Jan 31, 2022 - News

Partisan battles brewing as Minnesota Legislature returns

Illustration of donkey and elephant legs high-fiving.
Illustration: Shoshana Gordon/Axios

Buckle up. The Minnesota Legislature is back and the likelihood of partisan battles is high.

What's happening: Lawmakers gavel in Monday for their regularly scheduled four-month policy-making sprint.

Why it matters: Decisions made at the Capitol have a direct impact on all Minnesotans, touching everything from the taxes we pay to the number of beers we can buy from our favorite craft brewers.

State of play: Democrats have a majority in the the House and Republicans in the Senate.

  • Some priorities, including a bill to fund construction projects across the state, need bipartisan support in both chambers.

The big picture: A high-states election that will determine control of the Capitol and the governor's office is on horizon, coloring debate on most issues.

  • Adding to the tensions: Two Republican senators, former Senate Majority Leader Paul Gazelka and Sen. Michelle Benson, are running against DFL Gov. Tim Walz.

The big issue: The budget surplus, which is currently projected to be more than $7.7 billion and expected to grow given recent tax receipts, will be a central focus, even though lawmakers don't have to balance the budget this year.

  • Republicans want to prioritize tax cuts. Democrats want to use big chunks of the money for deposits on new programs, such as $1.7 billion to get a paid family leave program off the ground.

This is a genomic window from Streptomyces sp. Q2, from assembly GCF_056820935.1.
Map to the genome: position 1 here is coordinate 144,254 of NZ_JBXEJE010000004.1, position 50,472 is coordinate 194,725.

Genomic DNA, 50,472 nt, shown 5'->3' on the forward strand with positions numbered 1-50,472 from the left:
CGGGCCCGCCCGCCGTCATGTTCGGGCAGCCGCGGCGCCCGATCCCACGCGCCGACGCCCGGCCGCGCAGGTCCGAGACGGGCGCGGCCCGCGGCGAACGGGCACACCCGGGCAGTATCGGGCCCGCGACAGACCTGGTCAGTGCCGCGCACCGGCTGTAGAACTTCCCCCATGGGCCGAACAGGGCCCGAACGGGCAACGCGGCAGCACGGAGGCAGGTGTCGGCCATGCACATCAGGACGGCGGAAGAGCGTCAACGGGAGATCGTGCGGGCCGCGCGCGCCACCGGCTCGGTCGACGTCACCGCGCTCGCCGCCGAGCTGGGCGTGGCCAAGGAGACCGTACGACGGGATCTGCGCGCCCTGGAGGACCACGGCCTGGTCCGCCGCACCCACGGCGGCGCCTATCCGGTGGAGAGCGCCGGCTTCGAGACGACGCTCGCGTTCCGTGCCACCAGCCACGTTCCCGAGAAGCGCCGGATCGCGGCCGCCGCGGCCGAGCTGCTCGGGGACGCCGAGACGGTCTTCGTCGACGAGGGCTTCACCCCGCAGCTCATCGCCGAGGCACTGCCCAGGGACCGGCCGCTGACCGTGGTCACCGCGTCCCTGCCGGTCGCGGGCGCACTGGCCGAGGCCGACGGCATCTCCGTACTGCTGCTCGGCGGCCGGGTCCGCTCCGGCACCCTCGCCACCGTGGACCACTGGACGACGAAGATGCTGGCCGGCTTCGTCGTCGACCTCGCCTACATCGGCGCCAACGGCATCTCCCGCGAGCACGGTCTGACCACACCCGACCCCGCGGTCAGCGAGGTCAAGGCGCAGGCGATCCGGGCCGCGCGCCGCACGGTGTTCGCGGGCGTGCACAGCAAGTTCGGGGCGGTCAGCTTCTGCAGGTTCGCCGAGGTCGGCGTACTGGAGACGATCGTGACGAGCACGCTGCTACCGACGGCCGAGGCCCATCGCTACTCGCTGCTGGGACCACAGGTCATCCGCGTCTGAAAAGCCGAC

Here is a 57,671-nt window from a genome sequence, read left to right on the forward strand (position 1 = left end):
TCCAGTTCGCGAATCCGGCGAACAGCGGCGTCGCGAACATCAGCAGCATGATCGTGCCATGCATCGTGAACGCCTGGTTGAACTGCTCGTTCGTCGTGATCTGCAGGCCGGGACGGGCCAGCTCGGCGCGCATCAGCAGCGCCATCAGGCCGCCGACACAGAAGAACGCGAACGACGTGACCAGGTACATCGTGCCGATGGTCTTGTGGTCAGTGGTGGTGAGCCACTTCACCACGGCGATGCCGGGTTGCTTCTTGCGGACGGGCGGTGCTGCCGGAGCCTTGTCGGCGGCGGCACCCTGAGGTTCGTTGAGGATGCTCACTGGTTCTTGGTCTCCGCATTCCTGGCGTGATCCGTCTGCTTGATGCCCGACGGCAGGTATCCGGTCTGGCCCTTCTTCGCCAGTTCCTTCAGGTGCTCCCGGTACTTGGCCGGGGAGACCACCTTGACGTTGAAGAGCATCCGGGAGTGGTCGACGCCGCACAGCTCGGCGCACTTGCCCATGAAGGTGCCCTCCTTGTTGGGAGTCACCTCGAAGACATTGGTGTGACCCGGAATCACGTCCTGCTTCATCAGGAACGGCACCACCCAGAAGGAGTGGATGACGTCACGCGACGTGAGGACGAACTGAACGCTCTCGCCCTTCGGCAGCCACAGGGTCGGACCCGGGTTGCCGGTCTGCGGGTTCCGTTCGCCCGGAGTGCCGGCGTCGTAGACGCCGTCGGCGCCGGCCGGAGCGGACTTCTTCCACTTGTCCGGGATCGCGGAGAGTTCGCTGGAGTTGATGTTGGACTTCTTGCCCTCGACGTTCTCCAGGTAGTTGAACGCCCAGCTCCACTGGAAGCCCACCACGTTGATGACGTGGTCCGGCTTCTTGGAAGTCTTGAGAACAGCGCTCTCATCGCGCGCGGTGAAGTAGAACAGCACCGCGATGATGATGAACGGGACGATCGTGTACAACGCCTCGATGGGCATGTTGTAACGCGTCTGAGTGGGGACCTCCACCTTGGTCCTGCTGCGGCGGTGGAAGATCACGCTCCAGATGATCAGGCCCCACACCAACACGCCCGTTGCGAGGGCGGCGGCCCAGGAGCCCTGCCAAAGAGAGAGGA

Plus: Concerns about rising crime — an issue both sides acknowledge is a concern for voters — will drive heated debate over dueling public safety policies.

What's new: As the Senate's new majority leader, Republican Jeremy Miller will represent his caucus at the negotiating table with Gov. Walz and Speaker Melissa Hortman (DFL-Brooklyn Park).

  • It's to be seen how the change shifts dynamics, but Miller has had good relationships with both Democrats in the past.

What to expect: Lots of bickering and news conferences touting bills on topics that will fire up each side's base — and tee up election attacks this fall — but have no chance of passing the other chamber.

  • Eventual deals on most big issues will likely drag out until the very end of the regular session in May — or spill into over-time work.

Yes, but: There might be some early wins. Both Hortman and Miller see potential for swift action to help relieve staffing pressures at hospitals and long-term care facilities.

  • Hortman said lawmakers also appear close to agreement on extending legislation that made it easier for some frontline professions to qualify for workers compensation if they contract COVID-19.
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